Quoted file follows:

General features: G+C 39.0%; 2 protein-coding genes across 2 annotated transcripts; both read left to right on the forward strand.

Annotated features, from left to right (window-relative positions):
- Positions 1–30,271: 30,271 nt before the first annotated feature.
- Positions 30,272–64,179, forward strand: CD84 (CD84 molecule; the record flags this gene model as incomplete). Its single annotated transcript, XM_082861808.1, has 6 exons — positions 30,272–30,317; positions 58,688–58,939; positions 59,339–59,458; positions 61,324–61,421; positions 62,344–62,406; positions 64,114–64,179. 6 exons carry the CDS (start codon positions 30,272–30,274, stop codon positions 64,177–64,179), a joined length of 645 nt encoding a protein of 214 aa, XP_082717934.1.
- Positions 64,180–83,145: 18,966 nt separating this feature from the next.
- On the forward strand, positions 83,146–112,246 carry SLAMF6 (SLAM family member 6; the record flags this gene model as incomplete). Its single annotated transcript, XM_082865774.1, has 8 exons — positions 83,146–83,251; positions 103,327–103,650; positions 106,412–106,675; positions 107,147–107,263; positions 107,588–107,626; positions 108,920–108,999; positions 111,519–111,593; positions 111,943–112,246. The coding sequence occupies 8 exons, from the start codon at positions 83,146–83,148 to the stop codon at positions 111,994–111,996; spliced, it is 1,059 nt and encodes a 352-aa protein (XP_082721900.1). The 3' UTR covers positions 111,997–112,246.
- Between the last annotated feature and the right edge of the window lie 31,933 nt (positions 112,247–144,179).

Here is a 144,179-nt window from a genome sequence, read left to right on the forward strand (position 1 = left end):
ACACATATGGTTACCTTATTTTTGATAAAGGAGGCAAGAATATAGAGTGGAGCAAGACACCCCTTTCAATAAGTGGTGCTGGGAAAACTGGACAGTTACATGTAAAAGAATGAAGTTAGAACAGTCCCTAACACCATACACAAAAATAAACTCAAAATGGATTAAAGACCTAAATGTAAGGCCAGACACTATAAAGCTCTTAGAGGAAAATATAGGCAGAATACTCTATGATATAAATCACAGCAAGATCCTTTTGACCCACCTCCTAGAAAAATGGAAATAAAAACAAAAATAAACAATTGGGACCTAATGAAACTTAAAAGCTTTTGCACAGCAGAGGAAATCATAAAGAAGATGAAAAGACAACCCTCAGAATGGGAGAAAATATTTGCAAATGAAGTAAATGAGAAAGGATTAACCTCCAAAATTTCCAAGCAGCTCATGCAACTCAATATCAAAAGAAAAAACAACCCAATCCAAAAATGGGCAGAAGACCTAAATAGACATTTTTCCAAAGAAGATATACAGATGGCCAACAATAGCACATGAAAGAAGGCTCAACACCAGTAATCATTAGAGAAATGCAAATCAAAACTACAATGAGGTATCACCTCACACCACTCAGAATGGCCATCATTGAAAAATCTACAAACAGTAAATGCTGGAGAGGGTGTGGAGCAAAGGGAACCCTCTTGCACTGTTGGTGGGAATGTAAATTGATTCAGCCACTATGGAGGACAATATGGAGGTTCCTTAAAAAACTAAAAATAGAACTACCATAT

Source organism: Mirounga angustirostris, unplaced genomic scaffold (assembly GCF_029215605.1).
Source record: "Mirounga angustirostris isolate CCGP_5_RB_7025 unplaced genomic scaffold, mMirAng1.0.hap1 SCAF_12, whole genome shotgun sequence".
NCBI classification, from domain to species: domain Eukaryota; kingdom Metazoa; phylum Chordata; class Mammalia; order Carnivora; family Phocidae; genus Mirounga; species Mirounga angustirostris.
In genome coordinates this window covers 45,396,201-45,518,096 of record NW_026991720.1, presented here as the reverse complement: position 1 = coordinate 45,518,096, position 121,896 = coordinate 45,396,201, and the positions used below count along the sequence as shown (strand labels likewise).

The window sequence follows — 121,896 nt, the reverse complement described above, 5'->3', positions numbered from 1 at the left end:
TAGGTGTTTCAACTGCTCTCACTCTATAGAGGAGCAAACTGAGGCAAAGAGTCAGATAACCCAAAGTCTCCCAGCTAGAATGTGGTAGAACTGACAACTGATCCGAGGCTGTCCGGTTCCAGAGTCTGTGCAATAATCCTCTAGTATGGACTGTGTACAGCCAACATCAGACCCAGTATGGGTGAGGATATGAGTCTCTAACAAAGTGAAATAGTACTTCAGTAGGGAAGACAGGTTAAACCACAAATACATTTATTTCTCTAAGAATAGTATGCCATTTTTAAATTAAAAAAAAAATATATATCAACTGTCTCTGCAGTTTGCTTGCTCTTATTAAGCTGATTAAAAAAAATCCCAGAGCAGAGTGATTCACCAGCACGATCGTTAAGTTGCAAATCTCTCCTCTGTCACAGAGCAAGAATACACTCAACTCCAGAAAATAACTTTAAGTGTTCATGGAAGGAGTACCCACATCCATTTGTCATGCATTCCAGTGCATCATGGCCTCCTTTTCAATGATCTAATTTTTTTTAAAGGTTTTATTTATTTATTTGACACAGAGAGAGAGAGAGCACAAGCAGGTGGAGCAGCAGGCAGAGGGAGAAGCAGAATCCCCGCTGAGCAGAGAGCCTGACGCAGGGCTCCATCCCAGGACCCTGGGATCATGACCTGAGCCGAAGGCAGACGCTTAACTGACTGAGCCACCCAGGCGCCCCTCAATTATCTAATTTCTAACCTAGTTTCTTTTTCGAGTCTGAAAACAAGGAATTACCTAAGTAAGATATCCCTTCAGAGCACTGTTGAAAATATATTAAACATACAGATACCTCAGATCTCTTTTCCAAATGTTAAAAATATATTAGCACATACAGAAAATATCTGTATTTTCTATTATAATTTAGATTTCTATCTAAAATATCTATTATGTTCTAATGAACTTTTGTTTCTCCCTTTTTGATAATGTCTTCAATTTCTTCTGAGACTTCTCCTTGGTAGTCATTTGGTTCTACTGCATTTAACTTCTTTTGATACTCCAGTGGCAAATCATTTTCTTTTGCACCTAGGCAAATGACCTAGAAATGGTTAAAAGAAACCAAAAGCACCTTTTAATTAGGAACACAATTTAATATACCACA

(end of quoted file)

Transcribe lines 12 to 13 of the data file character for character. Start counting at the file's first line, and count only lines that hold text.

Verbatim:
NCBI classification, from domain to species: domain Eukaryota; kingdom Metazoa; phylum Chordata; class Mammalia; order Carnivora; family Phocidae; genus Mirounga; species Mirounga angustirostris.
In genome coordinates this window covers 45,396,201-45,518,096 of record NW_026991720.1, presented here as the reverse complement: position 1 = coordinate 45,518,096, position 121,896 = coordinate 45,396,201, and the positions used below count along the sequence as shown (strand labels likewise).